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Welcome to Western & Eastern Treasures, for 50 years the #1 publication in metal detecting and treasure hunting!  Like you, we're always looking for adventure, excitement, and the kind of inside information and ideas that every savvy searcher needs to succeed.  Each monthly issue is packed with stories of new discoveries and solid how-to tips & techniques from writers with real-world experience and the finds to prove it!
 
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oct2016 • 	2016-09-01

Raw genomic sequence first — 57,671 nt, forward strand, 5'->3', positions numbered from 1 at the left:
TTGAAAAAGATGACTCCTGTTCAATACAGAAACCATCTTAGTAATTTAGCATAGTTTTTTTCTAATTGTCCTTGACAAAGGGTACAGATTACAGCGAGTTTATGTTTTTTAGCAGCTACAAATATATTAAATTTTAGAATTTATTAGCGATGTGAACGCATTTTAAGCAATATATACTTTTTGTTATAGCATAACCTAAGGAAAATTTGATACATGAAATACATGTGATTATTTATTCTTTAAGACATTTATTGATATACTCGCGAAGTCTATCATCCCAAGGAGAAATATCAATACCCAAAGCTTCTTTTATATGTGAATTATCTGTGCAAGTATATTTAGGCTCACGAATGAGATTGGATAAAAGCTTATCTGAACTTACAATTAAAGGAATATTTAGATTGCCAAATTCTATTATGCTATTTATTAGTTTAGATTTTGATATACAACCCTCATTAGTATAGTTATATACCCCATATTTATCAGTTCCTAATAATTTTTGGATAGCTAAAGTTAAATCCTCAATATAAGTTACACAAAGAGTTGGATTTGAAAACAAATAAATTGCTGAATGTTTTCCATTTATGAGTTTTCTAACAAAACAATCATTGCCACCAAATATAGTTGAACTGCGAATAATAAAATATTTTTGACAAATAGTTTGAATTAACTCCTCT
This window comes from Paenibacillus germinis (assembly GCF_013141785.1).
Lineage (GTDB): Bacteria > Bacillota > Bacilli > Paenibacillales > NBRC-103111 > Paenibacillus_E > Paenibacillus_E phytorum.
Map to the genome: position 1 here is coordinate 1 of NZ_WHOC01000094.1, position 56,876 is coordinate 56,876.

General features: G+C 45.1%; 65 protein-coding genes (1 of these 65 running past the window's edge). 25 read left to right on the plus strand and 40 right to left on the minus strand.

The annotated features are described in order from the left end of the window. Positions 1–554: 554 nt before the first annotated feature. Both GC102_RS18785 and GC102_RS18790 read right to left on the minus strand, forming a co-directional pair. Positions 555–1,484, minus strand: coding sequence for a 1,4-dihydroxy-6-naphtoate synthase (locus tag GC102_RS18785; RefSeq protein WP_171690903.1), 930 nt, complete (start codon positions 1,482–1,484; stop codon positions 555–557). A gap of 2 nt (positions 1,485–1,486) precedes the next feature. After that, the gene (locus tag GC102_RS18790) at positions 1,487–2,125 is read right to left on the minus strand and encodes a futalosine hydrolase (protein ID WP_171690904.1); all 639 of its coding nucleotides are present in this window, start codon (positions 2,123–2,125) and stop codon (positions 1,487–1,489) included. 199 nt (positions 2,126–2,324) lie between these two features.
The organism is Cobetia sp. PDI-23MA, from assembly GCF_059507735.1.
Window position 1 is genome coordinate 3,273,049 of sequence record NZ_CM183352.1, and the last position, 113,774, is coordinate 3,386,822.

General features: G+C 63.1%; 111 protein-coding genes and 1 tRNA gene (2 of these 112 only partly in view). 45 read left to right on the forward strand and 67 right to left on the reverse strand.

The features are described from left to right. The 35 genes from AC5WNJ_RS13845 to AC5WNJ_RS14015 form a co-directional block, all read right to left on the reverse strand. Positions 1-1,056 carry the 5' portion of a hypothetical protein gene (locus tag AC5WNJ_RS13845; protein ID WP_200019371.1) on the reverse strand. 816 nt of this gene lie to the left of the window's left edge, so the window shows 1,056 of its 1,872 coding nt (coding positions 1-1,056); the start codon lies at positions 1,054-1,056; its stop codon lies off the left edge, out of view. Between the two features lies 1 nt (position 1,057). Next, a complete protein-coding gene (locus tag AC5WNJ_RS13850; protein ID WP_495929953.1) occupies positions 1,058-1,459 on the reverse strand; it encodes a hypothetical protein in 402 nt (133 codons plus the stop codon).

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TINY VIKING CRUCIFIX COULD REWRITE HISTORY - Denmark’s Dennis Fabricius Holm got off work early recently and decided to go for a stroll with his metal detector near the town of Aunslev. “Suddenly I hit upon something,” he tells national broadcaster DR, per the Local. “Ever since I turned over the clump of earth and saw the cross, I’ve been unable to think of anything else.” Holm had indeed made “an absolutely sensational discovery,” says archaeologist Malene Beck of the Ostfyns Museum. The 1.5-inch-tall pendant, complete with gold threads and filigree pellets, features the image of an open-armed man and is almost identical to a silver crucifix found in Sweden. A release speculates it was worn by a Viking woman. The Independent calls it “one of the most well preserved Christian artifacts found in Denmark,” but its date, AD 900 to AD 950, is what most intrigues experts. Christian missionaries were known to be in Denmark in the eighth century, but the oldest known depiction of Jesus on a cross in Denmark— on what is known as the Jelling Stones— didn’t appear until AD 965. It was believed to signify the start of the conversion of the Danes, most of whom were Christian by 1050. But since the pendant predates the Jelling Stones by at least 15 years, it “can therefore help to advance the time when one considers that the Danes really were Christians,” Bech says. “The person who wore it would undoubtedly have adhered to the Christian faith.” She adds the find is so significant that the history books will need to be rewritten. “I have not yet grasped that find’s influence on Denmark’s history,” Holm tells TV2. “It is hard to comprehend.” (616)